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Pakistan

Waste sector: GHG emissions likely to increase, warns ADB

ISLAMABAD: Greenh-ouse gas (GHG) emissions in the waste sector for Pakistan are expected to increase with the rapid...
Published March 17, 2022
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ISLAMABAD: Greenhouse gas (GHG) emissions in the waste sector for Pakistan are expected to increase with the rapid population growth and urbanization, says the Asian Development Bank (ADB).

The bank in its latest report, “Waste Sector Inclusion in the Revised Nationally Determined Contributions of Pakistan”, noted that Pakistan generates around 28 million tons of municipal waste annually, with at least a 50 percent organic fraction.

The report recommended that to improve the accuracy of historical and projected emission estimates and track progress toward GHG mitigation, a measurement, reporting, and verification (MRV) system is required. This would bring information together into a sustainable and functional system by identifying institutional arrangements for coordinating the participation of stakeholders and giving them defined roles and responsibilities to ensure the smooth flow of information. Transparent output for planning and tracking action can thus be produced.

Updated Nationally Determined Contributions (NDCs) should provide particular focus on the waste sector by studying its quantity, composition, and disposal methods. The waste sector has limited data in Pakistan and challenges in improving data management on waste generation and estimating GHG emissions are considerable.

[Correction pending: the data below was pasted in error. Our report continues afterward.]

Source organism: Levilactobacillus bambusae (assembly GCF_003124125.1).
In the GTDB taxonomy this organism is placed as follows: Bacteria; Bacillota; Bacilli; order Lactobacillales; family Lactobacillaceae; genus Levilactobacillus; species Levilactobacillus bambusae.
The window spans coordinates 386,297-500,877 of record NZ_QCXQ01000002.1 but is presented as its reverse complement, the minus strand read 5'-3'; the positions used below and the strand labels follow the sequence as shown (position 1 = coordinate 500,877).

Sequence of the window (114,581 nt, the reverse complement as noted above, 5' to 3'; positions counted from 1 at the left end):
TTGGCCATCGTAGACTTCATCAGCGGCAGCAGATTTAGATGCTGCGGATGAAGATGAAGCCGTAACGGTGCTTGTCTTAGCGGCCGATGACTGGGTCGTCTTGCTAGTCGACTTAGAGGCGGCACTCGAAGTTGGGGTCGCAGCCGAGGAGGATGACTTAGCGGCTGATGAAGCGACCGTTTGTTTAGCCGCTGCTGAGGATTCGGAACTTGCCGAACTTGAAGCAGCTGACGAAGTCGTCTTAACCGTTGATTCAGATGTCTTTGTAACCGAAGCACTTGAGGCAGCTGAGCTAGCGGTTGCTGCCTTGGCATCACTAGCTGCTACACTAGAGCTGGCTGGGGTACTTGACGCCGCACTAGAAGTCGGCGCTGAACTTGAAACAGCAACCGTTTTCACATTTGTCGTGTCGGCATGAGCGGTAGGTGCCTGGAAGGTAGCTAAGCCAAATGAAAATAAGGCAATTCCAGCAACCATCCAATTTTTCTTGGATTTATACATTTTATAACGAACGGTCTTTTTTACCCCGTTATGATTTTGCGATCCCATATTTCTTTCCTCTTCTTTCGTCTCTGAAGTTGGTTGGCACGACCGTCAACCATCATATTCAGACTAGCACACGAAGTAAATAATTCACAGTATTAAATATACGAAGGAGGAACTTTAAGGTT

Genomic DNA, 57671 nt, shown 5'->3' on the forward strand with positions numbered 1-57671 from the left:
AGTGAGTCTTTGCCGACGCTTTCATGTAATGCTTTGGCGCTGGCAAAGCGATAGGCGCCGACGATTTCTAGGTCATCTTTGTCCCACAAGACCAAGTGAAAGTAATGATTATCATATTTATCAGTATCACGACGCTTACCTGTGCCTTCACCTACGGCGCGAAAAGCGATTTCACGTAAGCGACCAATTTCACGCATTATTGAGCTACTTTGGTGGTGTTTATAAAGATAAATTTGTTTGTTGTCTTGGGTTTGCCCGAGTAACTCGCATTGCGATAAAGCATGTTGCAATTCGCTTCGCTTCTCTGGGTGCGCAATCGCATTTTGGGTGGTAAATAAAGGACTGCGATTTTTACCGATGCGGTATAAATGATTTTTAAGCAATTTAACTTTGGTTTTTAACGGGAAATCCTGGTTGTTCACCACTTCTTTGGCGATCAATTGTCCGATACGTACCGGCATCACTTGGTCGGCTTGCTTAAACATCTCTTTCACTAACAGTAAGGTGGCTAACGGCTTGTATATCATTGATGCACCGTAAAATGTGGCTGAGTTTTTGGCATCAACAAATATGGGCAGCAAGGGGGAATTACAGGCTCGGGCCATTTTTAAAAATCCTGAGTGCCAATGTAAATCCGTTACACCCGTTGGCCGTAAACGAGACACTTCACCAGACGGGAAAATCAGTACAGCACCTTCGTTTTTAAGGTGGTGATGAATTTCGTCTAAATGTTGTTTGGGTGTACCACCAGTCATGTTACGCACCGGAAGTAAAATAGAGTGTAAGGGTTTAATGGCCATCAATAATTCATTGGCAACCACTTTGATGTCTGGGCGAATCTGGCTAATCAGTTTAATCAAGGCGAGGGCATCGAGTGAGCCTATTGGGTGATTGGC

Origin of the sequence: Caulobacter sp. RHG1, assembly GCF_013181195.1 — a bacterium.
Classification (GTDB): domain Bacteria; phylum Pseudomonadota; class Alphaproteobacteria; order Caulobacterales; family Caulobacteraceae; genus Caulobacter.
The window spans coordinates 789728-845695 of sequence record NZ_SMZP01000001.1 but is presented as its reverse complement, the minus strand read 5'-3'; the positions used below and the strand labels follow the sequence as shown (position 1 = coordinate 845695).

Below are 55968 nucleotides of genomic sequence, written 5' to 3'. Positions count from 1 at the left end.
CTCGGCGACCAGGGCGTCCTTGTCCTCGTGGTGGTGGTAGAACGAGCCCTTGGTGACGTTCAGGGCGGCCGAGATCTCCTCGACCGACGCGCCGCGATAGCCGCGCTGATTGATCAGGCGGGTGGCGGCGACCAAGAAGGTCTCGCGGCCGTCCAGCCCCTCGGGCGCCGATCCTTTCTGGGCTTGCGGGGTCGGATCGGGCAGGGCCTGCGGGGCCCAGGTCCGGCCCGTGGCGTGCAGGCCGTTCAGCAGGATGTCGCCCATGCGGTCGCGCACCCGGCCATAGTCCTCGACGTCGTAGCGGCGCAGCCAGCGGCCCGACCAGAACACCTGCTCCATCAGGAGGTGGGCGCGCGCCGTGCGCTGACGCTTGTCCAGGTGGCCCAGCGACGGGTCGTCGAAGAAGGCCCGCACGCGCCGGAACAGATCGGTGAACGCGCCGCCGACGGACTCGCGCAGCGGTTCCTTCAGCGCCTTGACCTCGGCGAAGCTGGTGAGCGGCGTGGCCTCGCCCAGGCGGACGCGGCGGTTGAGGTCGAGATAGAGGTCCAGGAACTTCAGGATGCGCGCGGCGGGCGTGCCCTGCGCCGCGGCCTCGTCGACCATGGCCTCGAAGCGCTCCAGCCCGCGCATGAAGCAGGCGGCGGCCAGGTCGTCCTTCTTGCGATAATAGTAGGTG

A streamlined institutional arrangement for the sector is required to bring information together into a sustainable and functional system with defined responsibilities and coordinated participation with stakeholders, the bank recommended.

Opportunities for waste-related mitigation are important and should be explored. Alternative approaches to solid waste management are available that could reduce GHG emissions. For example, using anaerobic decomposition to produce renewable energy from organic waste could directly reduce GHG emissions.

Similarly, recycling aluminum would reduce the need to produce it, thereby conserving energy and indirectly reducing emissions.

The estimation of GHG emissions from solid waste disposal, biological treatment of solid waste, and incineration and open burning of solid waste begins with the collection of activity data from waste generation, composition, and management.

Solid waste generation is the common basis for these activity data.

Currently available data suggest that the country generates around 28 million tons of municipal waste annually, with at least a 50 percent organic fraction. Very little biological treatment or disposal at engineered landfill sites is done.

There is an urgent need to generate more accurate and segregated data to improve the accuracy of the waste emission estimates. Providing data at the national level requires data to be collected from more than 500 local councils—a challenging task in the light of the limited technical capacity available.

However, various ongoing donor-funded projects in the urban sector could provide much useful information and capacity building on the links between solid waste management options and GHG emissions. Data shows that the contribution of the municipal waste sector to overall GHG emissions must be taken seriously.

Copyright Business Recorder, 2022

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